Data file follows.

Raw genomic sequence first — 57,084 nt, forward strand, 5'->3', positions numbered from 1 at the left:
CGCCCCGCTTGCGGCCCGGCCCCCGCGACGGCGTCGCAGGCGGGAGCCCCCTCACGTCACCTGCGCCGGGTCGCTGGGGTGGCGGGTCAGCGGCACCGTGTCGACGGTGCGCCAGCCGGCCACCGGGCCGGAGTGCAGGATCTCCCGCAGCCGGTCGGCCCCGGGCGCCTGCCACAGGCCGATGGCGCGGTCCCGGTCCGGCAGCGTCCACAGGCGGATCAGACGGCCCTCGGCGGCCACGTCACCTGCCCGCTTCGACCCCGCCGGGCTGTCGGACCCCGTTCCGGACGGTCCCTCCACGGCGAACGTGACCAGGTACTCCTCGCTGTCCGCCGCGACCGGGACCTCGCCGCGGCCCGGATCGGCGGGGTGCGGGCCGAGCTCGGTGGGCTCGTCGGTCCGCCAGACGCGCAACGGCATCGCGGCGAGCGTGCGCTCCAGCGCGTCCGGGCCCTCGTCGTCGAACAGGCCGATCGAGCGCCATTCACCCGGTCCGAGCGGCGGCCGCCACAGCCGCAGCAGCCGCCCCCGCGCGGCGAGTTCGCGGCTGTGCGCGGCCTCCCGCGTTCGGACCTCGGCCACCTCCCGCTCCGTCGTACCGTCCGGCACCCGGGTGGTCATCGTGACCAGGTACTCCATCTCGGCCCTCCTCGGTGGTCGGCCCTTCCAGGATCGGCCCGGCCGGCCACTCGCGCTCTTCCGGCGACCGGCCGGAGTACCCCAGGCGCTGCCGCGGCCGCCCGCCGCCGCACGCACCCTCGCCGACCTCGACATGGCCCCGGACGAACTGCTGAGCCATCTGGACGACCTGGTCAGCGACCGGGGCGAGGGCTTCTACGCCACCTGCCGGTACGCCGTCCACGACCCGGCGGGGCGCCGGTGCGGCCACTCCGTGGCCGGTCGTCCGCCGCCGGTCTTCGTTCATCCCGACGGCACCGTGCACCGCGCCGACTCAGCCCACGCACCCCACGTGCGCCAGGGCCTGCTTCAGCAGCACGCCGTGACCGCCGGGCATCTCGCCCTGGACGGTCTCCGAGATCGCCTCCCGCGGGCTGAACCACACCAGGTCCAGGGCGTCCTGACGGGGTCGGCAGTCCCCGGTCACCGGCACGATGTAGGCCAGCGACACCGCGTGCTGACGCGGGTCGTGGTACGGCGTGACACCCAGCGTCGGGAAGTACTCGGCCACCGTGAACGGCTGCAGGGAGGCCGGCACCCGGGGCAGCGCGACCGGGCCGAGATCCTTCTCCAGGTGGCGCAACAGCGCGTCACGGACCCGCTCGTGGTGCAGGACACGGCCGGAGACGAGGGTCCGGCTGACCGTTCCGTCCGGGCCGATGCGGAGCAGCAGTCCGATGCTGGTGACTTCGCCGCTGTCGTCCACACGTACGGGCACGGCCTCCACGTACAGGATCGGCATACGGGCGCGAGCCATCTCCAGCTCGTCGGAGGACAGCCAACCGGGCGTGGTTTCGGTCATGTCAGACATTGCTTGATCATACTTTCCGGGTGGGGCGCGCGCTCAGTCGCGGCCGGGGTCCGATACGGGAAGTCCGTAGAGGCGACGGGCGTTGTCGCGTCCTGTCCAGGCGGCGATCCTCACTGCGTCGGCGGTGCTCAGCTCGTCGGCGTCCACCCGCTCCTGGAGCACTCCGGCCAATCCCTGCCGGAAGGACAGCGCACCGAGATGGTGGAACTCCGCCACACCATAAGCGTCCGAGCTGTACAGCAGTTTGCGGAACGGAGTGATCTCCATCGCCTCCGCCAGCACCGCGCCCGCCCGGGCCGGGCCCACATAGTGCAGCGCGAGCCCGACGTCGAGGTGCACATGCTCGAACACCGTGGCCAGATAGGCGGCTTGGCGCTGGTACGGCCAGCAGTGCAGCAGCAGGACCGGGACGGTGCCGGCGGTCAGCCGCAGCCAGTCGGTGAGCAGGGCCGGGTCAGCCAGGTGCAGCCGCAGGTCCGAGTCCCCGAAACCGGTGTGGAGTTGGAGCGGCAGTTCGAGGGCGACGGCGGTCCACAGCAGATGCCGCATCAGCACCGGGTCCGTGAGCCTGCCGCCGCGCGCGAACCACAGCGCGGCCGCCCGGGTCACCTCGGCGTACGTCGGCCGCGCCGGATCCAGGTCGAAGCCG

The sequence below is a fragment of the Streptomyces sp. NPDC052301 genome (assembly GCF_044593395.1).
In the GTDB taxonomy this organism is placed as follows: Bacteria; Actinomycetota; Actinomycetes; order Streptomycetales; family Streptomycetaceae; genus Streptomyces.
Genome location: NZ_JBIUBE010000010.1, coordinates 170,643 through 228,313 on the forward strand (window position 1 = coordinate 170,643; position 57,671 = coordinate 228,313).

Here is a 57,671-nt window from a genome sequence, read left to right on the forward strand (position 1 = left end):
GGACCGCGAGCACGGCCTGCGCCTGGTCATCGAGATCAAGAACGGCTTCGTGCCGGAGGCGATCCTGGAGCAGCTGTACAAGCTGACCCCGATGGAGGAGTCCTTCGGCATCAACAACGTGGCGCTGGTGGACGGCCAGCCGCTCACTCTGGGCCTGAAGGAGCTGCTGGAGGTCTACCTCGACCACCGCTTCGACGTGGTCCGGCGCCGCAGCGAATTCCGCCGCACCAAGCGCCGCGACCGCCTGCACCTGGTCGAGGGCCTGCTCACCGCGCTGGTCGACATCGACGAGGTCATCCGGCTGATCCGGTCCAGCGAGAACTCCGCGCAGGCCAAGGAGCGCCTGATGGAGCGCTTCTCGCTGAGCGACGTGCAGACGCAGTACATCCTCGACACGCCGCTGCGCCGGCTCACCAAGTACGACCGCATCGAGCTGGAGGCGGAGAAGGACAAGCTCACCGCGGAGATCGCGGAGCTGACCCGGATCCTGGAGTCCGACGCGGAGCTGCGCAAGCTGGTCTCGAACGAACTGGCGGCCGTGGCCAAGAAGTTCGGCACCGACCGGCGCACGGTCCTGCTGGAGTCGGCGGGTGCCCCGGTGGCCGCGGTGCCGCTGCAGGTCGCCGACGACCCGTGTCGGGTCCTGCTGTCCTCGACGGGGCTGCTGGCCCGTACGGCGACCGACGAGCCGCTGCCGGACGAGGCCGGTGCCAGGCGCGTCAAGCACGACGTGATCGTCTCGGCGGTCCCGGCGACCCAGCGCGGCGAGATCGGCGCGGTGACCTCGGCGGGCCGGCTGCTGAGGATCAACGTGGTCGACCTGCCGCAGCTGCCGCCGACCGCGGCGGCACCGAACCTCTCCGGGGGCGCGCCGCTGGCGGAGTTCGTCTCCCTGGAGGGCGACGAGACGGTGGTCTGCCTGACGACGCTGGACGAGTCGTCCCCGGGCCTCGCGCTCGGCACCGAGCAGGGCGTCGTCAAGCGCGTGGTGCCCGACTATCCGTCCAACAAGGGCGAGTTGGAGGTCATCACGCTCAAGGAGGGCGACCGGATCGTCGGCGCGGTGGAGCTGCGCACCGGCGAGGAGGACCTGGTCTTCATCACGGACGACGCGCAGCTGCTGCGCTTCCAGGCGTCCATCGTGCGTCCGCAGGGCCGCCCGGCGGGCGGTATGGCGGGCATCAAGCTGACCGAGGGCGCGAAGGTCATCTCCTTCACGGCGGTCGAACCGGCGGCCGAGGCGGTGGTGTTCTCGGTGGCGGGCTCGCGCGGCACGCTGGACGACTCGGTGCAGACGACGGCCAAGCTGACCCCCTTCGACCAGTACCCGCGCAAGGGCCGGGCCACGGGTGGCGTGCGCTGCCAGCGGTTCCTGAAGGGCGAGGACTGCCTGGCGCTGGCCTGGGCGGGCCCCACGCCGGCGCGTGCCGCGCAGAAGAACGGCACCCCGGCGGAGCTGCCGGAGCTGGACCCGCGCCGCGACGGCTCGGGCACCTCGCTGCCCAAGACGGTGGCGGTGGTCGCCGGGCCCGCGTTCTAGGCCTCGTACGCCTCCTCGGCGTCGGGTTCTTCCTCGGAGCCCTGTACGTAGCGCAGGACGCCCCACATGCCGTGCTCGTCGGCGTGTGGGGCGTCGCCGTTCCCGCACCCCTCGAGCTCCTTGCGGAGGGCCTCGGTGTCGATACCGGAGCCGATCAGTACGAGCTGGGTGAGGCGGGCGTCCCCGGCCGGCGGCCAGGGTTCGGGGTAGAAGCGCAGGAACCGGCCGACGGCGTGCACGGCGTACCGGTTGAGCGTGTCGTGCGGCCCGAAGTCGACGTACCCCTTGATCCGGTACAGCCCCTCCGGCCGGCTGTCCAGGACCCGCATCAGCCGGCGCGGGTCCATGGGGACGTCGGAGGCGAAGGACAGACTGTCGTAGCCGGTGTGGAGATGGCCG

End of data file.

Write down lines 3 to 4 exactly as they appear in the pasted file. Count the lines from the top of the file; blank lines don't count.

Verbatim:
The sequence below is a fragment of the Streptomyces sp. NPDC052301 genome (assembly GCF_044593395.1).
In the GTDB taxonomy this organism is placed as follows: Bacteria; Actinomycetota; Actinomycetes; order Streptomycetales; family Streptomycetaceae; genus Streptomyces.